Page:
Rice Rice Baby

One of the most common questions I get when catching up to people about my travels is “What are you eating?”  As evident on this blog, I do spend a lot of time thinking about food.  For the last few weeks, ever since I got into southern China, the most common answer is rice noodles.  There is a bit of sticky rice now that I’m in Laos and plenty of steamed rice and buns in China, but the dish that comes up again and again is rice noodles.

In America, the closest we see to this style of rice noodles is Vietnamese pho.  The basic idea is the same; you get a pile of rice noodles in a meat based soup broth that you then adorn with other things.  In Kunming, their variation was the across the bridge noodles where you throw everything in to be cooked in the boiling hot soup covered in a layer of oil.  In Dali, there were huge blocks of rice flour that they used a grater to pull long thing noodles off of.  In Xishuangbanna, things got more pho like but the soup was sometimes flavored more strongly like a Chinese beef noodle soup.  The common toppings were ground meat, bok choy or other green, pickled mustard plant, various brown sauces (hot bean paste/soy/unidentified things), and chile pastes.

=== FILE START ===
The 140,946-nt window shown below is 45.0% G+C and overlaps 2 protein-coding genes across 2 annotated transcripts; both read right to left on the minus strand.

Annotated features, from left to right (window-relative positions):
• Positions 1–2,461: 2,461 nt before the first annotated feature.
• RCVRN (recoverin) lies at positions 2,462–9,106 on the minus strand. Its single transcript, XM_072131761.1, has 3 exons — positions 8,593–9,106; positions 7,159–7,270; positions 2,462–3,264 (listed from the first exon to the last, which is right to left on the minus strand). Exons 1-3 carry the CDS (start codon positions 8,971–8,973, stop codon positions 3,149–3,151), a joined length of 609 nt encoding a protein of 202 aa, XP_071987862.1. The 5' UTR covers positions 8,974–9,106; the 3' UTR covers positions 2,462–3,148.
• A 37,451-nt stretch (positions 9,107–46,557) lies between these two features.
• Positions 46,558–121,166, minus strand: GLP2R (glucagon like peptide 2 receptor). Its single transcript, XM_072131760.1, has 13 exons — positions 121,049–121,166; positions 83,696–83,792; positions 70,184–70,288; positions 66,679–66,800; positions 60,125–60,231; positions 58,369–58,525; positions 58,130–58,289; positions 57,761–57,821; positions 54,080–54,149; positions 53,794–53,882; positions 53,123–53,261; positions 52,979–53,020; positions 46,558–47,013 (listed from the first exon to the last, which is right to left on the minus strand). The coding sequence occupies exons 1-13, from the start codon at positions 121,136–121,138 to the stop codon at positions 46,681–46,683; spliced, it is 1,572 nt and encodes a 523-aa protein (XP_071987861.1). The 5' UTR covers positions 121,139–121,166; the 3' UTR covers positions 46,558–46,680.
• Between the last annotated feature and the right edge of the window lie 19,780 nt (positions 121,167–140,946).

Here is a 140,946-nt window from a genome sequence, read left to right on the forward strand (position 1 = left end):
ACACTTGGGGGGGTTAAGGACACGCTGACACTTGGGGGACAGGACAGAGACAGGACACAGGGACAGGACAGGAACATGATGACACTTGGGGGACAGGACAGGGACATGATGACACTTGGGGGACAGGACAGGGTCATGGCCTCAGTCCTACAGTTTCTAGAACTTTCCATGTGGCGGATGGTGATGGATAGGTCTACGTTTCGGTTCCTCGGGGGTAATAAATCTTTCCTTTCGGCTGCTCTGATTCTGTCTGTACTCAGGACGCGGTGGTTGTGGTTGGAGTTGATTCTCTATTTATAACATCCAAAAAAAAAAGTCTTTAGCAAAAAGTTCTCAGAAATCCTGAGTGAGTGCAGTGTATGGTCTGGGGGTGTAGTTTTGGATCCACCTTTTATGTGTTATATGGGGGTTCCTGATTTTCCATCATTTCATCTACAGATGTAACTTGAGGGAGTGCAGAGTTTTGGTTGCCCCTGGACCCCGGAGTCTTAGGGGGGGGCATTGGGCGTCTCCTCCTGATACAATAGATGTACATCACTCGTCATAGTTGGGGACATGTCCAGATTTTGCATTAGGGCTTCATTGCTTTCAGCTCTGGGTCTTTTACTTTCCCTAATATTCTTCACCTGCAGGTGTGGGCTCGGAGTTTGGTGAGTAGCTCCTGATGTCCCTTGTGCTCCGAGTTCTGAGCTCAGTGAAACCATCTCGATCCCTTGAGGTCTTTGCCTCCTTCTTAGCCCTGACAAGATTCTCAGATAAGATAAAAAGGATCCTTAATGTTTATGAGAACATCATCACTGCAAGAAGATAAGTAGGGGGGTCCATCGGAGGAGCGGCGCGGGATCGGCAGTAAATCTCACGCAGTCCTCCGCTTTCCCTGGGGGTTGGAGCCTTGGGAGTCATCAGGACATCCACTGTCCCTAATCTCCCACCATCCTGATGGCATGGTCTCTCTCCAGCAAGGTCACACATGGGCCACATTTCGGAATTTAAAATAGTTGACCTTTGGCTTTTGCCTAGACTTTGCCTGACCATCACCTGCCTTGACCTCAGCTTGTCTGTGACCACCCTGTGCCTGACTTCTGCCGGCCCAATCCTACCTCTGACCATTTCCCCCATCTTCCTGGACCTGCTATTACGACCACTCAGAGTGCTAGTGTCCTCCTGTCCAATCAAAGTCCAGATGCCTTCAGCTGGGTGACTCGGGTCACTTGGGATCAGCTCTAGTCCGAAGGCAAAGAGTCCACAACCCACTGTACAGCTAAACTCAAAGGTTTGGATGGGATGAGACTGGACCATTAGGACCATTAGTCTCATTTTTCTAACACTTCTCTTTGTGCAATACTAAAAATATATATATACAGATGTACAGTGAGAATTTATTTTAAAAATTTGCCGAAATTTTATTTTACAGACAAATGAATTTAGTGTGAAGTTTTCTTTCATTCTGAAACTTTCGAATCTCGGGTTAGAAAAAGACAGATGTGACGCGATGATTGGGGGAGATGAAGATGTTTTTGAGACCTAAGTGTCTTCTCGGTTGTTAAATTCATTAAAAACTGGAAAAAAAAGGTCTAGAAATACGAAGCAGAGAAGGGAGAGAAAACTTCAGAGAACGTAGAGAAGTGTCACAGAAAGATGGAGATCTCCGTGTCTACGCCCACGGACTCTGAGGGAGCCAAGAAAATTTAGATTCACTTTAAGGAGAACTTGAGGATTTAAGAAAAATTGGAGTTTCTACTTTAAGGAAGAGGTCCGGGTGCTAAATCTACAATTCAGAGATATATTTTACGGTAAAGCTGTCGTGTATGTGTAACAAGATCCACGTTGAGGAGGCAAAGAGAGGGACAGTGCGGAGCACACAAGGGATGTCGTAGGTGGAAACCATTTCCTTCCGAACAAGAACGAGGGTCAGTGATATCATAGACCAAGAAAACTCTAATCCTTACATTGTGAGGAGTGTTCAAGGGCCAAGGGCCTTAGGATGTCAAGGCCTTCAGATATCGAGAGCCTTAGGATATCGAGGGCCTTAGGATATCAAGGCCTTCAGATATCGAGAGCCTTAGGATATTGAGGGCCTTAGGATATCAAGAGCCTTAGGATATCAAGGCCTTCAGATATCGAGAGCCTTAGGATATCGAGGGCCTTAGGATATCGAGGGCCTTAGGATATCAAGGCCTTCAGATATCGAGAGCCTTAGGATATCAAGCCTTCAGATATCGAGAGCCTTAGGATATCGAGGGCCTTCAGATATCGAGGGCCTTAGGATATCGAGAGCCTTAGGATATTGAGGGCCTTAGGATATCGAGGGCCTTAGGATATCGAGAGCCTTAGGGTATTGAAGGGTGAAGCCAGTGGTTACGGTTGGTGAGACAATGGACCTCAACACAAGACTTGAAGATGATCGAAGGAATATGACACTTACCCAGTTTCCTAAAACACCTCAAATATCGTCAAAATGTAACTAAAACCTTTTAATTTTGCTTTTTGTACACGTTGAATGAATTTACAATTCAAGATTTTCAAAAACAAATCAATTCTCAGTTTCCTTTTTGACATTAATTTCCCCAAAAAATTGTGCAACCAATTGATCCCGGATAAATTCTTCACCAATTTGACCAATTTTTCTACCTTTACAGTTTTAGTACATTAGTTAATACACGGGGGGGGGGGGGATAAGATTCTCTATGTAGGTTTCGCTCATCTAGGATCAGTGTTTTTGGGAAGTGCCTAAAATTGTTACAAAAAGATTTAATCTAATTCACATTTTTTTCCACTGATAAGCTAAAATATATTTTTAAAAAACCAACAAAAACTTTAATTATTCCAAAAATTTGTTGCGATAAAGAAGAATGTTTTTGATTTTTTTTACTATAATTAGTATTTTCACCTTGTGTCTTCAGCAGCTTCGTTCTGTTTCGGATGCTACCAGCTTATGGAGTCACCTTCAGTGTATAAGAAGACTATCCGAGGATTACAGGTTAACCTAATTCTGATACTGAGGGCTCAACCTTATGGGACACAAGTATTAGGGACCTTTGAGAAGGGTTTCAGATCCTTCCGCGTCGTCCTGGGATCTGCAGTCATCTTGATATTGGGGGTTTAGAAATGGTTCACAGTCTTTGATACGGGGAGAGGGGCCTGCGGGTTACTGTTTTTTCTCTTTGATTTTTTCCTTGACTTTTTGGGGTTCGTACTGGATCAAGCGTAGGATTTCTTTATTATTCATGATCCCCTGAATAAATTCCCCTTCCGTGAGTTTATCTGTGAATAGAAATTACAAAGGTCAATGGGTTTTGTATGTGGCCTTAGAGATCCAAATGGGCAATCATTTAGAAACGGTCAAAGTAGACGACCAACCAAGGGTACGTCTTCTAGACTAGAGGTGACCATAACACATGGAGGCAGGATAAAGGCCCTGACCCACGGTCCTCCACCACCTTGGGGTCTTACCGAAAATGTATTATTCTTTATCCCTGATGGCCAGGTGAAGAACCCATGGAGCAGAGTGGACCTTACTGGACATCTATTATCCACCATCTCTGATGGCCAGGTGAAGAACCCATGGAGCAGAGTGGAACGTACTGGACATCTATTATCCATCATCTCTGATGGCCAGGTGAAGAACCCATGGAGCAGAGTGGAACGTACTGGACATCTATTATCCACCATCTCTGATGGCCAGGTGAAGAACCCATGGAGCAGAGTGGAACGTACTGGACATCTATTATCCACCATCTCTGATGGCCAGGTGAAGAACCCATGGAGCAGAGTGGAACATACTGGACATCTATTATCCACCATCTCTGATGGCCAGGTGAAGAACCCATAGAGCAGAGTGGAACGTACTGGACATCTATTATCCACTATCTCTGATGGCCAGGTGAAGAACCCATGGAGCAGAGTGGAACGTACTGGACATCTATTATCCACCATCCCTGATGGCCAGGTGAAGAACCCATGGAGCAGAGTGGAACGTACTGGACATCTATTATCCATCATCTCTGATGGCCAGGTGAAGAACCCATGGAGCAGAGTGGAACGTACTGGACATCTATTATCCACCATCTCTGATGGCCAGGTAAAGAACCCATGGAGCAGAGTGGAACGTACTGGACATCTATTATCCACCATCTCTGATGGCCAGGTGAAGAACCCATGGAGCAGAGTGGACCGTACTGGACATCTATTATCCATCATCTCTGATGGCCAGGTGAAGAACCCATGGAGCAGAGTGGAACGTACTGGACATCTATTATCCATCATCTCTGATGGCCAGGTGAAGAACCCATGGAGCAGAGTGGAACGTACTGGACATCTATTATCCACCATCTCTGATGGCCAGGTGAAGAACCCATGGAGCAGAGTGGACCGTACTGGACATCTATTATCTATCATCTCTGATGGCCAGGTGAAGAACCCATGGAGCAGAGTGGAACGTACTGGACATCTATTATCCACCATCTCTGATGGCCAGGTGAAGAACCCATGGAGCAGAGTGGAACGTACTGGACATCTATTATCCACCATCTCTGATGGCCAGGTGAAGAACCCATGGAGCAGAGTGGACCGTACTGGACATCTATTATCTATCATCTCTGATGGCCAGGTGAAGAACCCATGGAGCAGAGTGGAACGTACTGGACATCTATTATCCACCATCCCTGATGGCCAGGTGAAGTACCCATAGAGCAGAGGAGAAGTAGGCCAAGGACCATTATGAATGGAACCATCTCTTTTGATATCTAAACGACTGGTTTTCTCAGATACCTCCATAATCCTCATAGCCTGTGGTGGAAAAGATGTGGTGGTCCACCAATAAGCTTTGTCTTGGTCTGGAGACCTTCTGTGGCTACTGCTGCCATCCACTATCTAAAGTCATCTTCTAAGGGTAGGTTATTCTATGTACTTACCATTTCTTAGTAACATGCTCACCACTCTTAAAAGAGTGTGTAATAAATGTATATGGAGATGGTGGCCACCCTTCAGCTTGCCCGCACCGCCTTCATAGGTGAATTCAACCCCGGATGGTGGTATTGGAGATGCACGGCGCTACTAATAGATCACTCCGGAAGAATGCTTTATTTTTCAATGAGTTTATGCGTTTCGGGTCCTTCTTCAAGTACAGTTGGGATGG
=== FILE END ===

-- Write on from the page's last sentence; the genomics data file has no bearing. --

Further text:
Rice noodles at the Luang Namtha morning market. There was a pile of ground meat on top but I forgot to take a picture before I mixed it all in.

Once I got into Laos, rice noodles got even more pho like with a light broth, bean sprouts and lots of fresh herbs and greens to put into my soup.  The differences this time were the pleasant additions of fish sauce and pickled chiles.  I am pleased to find out they use the same brand of fish sauce I do back home: Squid brand.  I suspect it might be the cheapest most readily available brand.  Good enough for everyone here is good enough for me in America.  I’ll have to do another rice noodle comparison when I get into Vietnam.

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2 comments
  1. Jenn said:

    i’ve caught up on all your southwest asia blog posts and i’ve decided that you’re not getting enough fiber, if any at all. if so, it’s probably the produce. pretty soon i won’t have a sister left, just a mass of glutinous rice.

  2. Jenn said:

    and by southwest asia, i mean southeast asia. clearly the same thing, just an entirely different direction.

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